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I have a private readonly list of LinkLabels (IList<LinkLabel>). I later add LinkLabels to this list and add those labels to a FlowLayoutPanel like follows:

foreach(var s in strings)
{
    _list.Add(new LinkLabel{Text=s});
}

flPanel.Controls.AddRange(_list.ToArray());

Resharper shows me a warning: Co-variant array conversion from LinkLabel[] to Control[] can cause run-time exception on write operation.

Please help me to figure out:

  1. What does this means?
  2. This is a user control and will not be accessed by multiple objects to setup labels, so keeping code as such will not affect it.
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up vote 92 down vote accepted

What it means is this

Control[] controls = new LinkLabel[10]; // compile time legal
controls[0] = new TextBox(); // compile time legal, runtime exception

And in more general terms

string[] array = new string[10];
object[] objs = array; // legal at compile time
objs[0] = new Foo(); // again legal, with runtime exception

In C#, you are allowed to reference an array of objects (in your case, LinkLabels) as an array of a base type (in this case, as an array of Controls). It is also compile time legal to assign another object that is a Control to the array. The problem is that the array is not actually an array of Controls. At runtime, it is still an array of LinkLabels. As such, the assignment, or write, will throw an exception.

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I understand runtime/compile time difference as in your example but isn't conversion from special type to base type legal? Moreover I have typed list and I am going from LinkLabel (specialized type) to Control (base type). – TheVillageIdiot Jan 2 '12 at 19:16
1  
Yes, converting from a LinkLabel to Control is legal, but that's not the same as what is happening here. This is warning about converting from a LinkLabel[] to Control[], which is still legal, but can have a runtime problem. All that has changed is the way the array is being referenced. The array itself is not changed. See the issue? The array is still an array of the derived type. The reference is via an array of the base type. Therefore, it is compile time legal to assign an element to it of the base type. Yet the runtime type would not support it. – Anthony Pegram Jan 2 '12 at 19:21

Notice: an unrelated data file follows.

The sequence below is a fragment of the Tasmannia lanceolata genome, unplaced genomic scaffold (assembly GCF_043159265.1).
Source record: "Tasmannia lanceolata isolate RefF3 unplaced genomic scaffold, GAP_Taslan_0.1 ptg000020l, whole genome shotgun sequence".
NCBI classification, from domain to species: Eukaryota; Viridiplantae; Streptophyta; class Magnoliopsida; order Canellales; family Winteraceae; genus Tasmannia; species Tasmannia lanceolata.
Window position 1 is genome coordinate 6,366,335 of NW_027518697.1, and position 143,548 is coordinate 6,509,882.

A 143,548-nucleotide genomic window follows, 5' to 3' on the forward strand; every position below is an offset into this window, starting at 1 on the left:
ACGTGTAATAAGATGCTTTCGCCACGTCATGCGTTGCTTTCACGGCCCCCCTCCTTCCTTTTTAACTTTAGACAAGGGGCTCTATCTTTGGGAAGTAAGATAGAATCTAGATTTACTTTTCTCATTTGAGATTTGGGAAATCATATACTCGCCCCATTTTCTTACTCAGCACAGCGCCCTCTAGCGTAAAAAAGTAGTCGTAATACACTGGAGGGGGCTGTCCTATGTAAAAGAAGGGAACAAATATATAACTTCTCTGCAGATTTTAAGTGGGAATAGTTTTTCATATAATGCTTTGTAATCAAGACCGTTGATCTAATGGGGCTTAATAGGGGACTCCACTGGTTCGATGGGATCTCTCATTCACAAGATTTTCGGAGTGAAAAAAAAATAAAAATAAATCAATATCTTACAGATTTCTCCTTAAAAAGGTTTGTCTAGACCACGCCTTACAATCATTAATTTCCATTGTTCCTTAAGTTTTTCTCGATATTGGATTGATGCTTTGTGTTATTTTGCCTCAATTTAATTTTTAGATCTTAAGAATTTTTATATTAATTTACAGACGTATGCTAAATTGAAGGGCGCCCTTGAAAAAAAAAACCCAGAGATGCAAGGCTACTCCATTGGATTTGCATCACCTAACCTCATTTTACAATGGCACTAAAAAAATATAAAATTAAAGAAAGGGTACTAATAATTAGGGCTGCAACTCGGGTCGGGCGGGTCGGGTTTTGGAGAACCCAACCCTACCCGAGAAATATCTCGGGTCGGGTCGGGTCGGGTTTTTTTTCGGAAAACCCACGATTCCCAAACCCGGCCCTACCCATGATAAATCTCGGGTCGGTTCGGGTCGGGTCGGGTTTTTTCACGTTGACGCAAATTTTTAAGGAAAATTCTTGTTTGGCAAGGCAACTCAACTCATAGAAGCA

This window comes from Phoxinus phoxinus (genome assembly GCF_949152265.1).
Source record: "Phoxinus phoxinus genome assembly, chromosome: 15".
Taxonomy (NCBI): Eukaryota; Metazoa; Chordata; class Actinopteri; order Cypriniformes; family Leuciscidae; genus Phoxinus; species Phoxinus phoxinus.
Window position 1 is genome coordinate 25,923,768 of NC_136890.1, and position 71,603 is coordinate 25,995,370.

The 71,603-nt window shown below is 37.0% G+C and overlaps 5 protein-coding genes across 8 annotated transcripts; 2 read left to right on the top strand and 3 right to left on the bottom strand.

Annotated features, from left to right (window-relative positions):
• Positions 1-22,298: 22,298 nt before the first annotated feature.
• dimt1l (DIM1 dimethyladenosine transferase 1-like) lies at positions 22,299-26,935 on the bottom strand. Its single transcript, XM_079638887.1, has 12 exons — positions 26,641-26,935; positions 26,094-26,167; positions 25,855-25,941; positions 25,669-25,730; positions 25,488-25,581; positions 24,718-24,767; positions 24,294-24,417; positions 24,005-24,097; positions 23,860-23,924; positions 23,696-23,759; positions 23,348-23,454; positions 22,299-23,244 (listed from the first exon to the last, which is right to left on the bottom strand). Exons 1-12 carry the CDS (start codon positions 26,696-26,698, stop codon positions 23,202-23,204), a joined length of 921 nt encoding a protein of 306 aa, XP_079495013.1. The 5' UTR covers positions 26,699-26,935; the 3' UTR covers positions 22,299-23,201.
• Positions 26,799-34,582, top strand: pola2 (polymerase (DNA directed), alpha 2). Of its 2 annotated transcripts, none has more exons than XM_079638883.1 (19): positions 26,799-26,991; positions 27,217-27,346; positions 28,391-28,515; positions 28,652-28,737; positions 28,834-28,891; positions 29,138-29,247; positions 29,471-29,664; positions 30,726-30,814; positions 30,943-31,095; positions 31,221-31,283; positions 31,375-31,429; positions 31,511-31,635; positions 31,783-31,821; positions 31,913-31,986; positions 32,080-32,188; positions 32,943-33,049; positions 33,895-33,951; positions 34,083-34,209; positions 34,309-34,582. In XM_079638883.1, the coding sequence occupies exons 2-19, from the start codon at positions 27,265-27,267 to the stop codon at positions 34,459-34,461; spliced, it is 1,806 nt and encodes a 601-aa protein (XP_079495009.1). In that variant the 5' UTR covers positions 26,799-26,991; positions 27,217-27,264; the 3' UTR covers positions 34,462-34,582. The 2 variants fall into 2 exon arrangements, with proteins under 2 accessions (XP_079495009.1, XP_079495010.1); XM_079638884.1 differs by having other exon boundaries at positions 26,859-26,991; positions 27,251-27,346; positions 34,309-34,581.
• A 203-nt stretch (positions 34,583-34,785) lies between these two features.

In your case, I don't think it's a problem, you're simply using the array to add to a list of controls. – Anthony Pegram Jan 2 '12 at 19:22
2  
If anyone's wondering why arrays are wrongely covariant in C# here is Eric Lippert's explanation : It was added to the CLR because Java requires it and the CLR designers wanted to be able to support Java-like languages. We then up and added it to C# because it was in the CLR. This decision was quite controversial at the time and I am not very happy about it, but there’s nothing we can do about it now. – franssu Oct 23 '14 at 8:21

I'll try to clarify Anthony Pegram answer.

Generic type is covariant on some type argument when it returns values of said type (e.g. Func<out TResult> returns instances of TResult, IEnumerable<out T> returns instances of T). That is, if something returns instances of TDerived, you can as well work with such instances as if they were of TBase.

Generic type is contravariant on some type argument when it accepts values of said type (e.g. Action<in TArgument> accepts instances of TArgument). That is, if something needs instances of TBase, you can as well pass in instances of TDerived.